Monday, September 26, 2011

The knowing

All of my adult life I 'wanted' to be something other than what I was, for the most part. It wasn't until about two years ago that I finally reached a point where I just wanted to be good at what I was already doing. I had realized that I did not want to be a midwife; it was too political, people were too mean, it was too much of this or not enough of that - all of which amounted to "it's too hard".

Previously I wanted to be a childbirth educator. I sort of became one. Previous to that, I wanted to become a doula and I did do that, and intermixed in my doula career I entertained becoming a midwife, postpartum doula, lactation educator, etc etc.

I felt like I was always coveting being something I wasn't, and it is a pretty common thing I see amongst my colleagues- we start with something and become hungry for more - but there's always something in the way. Lack of a supportive network, supportive partner, children too young, can't afford training, and a lot of times it just amounts to "I'm really scared to say yes to this path and so I'm allowing these obstacles to stop me for now." At least, I know that was true for me a lot of the time.

I entertained the idea of becoming a midwife because it made sense- because it was my personality, to be in charge, to engage the medical side of things, to be on the 'edge' of a culture, to put my hands on families, and to generally not have to be told what to do. I dig that. I loved the romance of it, the birth stories, and I ached sometimes to be the one to get to make the call about what a woman in labor needed or didn't. I was good about keeping my doula hat on at ALL times but my heart longed to be making those calls.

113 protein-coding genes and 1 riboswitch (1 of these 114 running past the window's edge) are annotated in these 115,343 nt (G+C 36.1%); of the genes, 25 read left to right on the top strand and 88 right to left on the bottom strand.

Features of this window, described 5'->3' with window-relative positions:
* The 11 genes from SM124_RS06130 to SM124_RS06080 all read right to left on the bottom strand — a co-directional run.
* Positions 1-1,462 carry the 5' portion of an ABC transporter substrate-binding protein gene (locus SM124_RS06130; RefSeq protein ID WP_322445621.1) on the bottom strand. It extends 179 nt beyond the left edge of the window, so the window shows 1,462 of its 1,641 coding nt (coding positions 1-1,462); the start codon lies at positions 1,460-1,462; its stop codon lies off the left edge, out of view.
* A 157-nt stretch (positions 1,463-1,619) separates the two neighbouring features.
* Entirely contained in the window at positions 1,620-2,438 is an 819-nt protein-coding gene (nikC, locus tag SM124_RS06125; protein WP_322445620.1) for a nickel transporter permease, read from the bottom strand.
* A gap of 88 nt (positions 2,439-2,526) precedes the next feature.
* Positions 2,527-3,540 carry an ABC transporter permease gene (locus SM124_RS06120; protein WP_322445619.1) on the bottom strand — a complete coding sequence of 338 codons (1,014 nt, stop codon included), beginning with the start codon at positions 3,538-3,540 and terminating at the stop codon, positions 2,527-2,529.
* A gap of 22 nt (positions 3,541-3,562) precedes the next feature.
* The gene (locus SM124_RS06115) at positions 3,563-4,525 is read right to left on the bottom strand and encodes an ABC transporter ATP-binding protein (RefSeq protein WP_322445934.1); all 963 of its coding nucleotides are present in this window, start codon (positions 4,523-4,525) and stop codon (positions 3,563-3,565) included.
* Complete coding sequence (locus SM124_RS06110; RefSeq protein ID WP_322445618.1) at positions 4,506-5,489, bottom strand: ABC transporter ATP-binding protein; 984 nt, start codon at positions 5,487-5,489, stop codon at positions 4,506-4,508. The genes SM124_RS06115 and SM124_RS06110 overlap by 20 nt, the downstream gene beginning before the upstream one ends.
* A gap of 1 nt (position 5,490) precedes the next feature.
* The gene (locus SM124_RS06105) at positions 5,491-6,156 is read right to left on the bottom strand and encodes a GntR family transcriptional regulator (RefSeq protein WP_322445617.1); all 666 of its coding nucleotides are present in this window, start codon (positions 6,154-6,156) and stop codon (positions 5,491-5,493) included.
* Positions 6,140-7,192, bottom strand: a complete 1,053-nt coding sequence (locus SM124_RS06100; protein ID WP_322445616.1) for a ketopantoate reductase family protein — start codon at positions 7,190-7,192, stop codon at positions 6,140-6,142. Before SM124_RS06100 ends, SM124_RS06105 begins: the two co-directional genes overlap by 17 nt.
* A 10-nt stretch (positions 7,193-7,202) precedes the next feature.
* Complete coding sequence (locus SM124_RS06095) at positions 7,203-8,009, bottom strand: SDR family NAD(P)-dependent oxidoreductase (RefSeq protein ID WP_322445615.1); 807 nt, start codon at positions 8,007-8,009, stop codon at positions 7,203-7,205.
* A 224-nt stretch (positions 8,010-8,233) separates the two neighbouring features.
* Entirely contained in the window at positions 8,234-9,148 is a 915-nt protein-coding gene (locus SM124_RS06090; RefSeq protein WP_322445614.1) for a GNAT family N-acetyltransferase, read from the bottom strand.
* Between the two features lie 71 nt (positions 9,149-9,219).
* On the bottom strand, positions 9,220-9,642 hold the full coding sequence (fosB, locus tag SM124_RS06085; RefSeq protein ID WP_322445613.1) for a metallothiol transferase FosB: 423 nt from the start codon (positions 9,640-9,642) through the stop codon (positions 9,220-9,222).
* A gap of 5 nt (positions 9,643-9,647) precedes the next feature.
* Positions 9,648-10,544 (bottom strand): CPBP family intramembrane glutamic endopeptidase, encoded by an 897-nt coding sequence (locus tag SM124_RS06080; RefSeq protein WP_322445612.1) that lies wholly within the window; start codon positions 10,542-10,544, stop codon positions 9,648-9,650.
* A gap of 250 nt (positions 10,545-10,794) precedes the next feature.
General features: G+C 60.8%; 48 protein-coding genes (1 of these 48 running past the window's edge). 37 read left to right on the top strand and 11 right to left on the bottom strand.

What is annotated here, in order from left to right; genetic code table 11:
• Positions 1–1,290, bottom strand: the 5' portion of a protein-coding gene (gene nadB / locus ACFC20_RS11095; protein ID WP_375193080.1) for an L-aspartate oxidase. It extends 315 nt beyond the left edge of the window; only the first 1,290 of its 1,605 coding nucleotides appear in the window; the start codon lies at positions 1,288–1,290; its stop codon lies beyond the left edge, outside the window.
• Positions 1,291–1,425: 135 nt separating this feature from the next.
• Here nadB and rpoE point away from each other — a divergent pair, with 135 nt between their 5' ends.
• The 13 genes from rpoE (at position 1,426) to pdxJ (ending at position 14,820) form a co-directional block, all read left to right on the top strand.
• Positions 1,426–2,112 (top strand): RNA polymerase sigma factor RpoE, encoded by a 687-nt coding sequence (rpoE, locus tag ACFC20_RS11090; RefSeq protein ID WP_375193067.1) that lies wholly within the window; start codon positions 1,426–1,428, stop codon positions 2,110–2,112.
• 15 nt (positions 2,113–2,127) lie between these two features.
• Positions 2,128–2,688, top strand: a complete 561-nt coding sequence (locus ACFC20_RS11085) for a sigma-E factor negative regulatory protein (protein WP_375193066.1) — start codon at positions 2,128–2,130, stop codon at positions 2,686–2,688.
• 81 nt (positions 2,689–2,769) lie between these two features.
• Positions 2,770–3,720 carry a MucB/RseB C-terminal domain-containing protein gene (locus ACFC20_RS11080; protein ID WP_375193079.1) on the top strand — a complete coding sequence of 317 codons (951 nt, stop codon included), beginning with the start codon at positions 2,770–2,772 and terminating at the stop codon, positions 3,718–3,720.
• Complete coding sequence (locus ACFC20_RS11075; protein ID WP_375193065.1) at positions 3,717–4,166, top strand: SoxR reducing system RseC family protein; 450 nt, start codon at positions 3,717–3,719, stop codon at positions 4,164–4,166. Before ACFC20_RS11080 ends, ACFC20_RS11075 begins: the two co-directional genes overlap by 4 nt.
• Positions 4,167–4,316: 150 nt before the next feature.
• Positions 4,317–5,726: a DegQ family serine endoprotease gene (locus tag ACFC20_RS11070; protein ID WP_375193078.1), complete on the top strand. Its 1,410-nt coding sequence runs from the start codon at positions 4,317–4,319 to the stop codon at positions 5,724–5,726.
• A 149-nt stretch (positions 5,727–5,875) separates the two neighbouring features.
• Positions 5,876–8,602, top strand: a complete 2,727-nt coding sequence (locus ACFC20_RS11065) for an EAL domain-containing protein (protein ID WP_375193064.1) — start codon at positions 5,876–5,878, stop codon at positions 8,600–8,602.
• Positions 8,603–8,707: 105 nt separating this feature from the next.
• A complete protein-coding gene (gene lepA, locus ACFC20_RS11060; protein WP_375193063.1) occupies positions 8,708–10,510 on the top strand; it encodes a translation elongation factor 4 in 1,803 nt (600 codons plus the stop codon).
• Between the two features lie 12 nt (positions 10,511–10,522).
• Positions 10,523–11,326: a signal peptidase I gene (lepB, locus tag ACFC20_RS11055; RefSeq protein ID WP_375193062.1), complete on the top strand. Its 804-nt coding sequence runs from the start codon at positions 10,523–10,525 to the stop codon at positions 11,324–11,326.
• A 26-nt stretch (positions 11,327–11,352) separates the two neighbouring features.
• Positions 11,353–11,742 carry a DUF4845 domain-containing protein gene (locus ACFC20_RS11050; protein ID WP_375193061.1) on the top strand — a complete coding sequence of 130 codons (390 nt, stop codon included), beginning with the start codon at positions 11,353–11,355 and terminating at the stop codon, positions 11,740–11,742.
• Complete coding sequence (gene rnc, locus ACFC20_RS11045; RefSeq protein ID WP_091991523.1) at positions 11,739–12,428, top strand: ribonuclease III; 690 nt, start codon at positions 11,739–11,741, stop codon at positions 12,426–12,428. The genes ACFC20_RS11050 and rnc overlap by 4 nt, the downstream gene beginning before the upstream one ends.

At the same time, I never thought practically about what it would actually mean to be a midwife. I didn't think about the education- it was more like an detail than a major decision. I'd pick the school that would get me through the fastest and the most affordable and I would get started! It would be so amazing! Malpractice insurance? Getting paid on time? Licensure? Peer review? Having a car that worked, missing several days a week of my family life for birth and prenatals and postpartum and lab runs and transfer sto the hospitals and..... none of that ever occurred to me. I would make all the right decisions so I never worried about having a client or baby be injured or die because of my decisions- I already knew that I would do all the right things!

 I assumed that it would all work itself out, I didnt' need to think about it. I was going to be a Midwife. Surely the universe would just allow for me to do this sacred work, no?

I went to a birth with a local midwife as a birth assistant and I thought I was ready, and was not. It was a difficult experience because I was thrown into a role I had absolutely no experience in. I wasn't sure what I was supposed to and not supposed to do - it was clear I was not the doula, but what was I? How was I to relate to the family? I didn't know how to do vitals, or assess mom or baby- I could hold a doppler to her belly but did not know how to count heart tones. I had no business being in that role at a birth and after the smooth, complication free birth was over and we had taken care of everyone and gone home, I felt a little shell shocked. Was this how we were supposed to learn- thrown off the dock and expected to swim or drown? It was after the birth and processing it, and subsequent experiences that all led up to my deciding that I wanted nothing whatsoever to do with midwifery, I was no midwife! Clearly I wasn't, I mean for one thing, the whole thing did NOT come naturally to me and I totally thought it would.